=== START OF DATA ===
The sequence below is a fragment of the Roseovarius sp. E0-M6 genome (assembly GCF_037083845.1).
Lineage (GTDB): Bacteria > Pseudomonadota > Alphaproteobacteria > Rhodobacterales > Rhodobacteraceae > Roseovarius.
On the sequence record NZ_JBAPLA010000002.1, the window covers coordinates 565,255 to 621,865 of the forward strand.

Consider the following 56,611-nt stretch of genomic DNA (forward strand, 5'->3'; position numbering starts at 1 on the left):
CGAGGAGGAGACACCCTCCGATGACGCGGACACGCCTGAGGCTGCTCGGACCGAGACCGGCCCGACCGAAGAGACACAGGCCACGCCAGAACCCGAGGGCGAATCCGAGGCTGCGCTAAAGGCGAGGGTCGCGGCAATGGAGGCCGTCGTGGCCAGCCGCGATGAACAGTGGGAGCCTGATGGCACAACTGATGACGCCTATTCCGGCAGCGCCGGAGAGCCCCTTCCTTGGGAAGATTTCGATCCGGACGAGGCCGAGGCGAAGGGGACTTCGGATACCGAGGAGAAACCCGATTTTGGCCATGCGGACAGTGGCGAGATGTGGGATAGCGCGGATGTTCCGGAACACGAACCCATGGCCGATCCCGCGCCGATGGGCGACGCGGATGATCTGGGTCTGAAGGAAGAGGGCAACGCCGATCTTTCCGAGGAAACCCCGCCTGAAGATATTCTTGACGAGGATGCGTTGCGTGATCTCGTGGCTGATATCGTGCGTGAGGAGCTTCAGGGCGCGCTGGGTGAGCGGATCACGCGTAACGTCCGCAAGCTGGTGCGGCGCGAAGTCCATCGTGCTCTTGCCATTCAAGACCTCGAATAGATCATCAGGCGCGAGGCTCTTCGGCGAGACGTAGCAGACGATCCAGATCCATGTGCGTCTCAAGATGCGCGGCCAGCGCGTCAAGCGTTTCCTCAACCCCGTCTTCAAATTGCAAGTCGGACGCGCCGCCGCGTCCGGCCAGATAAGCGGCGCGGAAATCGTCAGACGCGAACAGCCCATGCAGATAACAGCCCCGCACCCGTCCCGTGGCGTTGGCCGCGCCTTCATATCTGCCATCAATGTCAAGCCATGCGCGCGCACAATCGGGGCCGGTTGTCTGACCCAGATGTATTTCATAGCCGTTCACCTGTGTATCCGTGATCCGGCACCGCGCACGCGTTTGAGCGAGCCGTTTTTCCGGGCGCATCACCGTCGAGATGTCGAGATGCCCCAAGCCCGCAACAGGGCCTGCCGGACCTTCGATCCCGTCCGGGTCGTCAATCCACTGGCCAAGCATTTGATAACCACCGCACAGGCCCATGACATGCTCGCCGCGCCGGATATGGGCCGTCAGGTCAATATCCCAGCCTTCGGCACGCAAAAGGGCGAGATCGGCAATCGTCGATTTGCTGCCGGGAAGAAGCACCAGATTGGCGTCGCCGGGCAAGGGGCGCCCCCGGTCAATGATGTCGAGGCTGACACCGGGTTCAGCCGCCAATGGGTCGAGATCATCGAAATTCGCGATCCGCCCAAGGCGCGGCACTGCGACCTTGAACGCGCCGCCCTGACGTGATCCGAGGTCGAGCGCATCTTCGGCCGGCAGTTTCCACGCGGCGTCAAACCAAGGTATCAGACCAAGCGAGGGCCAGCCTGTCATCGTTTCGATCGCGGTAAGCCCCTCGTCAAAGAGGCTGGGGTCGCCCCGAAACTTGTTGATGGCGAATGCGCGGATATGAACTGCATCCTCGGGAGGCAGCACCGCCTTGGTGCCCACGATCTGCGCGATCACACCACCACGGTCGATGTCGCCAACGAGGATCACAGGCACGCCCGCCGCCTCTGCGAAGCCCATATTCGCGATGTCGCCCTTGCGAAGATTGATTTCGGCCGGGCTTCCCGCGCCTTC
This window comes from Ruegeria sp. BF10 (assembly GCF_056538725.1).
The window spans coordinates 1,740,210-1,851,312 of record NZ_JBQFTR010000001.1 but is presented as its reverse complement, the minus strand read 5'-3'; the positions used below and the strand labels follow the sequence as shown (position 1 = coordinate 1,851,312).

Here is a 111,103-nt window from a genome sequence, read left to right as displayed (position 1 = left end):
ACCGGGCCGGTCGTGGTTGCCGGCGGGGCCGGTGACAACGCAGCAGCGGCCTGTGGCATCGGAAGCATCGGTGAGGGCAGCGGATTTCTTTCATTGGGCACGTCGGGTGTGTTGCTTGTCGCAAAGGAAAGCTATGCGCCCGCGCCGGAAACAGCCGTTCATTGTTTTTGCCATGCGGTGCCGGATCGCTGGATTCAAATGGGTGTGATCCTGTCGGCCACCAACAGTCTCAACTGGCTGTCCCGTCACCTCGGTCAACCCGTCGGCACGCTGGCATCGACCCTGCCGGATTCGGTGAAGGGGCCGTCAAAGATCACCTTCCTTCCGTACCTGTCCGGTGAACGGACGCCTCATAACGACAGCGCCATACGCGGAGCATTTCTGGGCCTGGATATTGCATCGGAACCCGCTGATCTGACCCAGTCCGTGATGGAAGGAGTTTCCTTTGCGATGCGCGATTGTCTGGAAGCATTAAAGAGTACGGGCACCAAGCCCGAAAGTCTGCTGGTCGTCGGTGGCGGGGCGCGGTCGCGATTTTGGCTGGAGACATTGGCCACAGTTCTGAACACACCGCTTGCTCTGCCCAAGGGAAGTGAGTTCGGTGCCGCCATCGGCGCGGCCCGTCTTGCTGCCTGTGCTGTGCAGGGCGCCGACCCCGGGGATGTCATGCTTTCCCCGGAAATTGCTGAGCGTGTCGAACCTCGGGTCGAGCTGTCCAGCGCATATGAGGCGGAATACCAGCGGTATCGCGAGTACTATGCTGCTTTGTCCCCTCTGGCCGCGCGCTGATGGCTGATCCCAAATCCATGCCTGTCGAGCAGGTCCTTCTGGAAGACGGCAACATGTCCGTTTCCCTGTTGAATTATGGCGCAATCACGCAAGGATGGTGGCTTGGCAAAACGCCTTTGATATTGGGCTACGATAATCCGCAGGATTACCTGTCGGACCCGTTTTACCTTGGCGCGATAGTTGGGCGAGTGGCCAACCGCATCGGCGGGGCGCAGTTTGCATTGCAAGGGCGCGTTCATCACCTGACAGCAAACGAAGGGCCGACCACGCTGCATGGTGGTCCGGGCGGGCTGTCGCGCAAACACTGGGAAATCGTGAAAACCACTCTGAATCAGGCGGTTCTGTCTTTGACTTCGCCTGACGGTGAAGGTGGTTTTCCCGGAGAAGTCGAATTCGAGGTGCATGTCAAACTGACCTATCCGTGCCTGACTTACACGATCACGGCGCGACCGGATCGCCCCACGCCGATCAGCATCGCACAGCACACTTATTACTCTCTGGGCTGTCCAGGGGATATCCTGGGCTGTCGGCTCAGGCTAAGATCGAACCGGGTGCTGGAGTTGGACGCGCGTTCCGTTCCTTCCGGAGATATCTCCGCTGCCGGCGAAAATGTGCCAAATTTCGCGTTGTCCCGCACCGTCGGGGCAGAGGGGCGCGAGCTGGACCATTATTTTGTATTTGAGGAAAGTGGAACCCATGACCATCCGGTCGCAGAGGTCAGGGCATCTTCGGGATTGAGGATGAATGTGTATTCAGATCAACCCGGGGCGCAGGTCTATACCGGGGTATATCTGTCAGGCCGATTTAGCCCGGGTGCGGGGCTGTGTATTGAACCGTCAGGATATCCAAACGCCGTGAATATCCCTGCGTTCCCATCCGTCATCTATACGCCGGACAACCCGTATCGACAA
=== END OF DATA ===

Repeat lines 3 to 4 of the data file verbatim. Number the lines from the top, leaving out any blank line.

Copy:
On the sequence record NZ_JBAPLA010000002.1, the window covers coordinates 565,255 to 621,865 of the forward strand.

Consider the following 56,611-nt stretch of genomic DNA (forward strand, 5'->3'; position numbering starts at 1 on the left):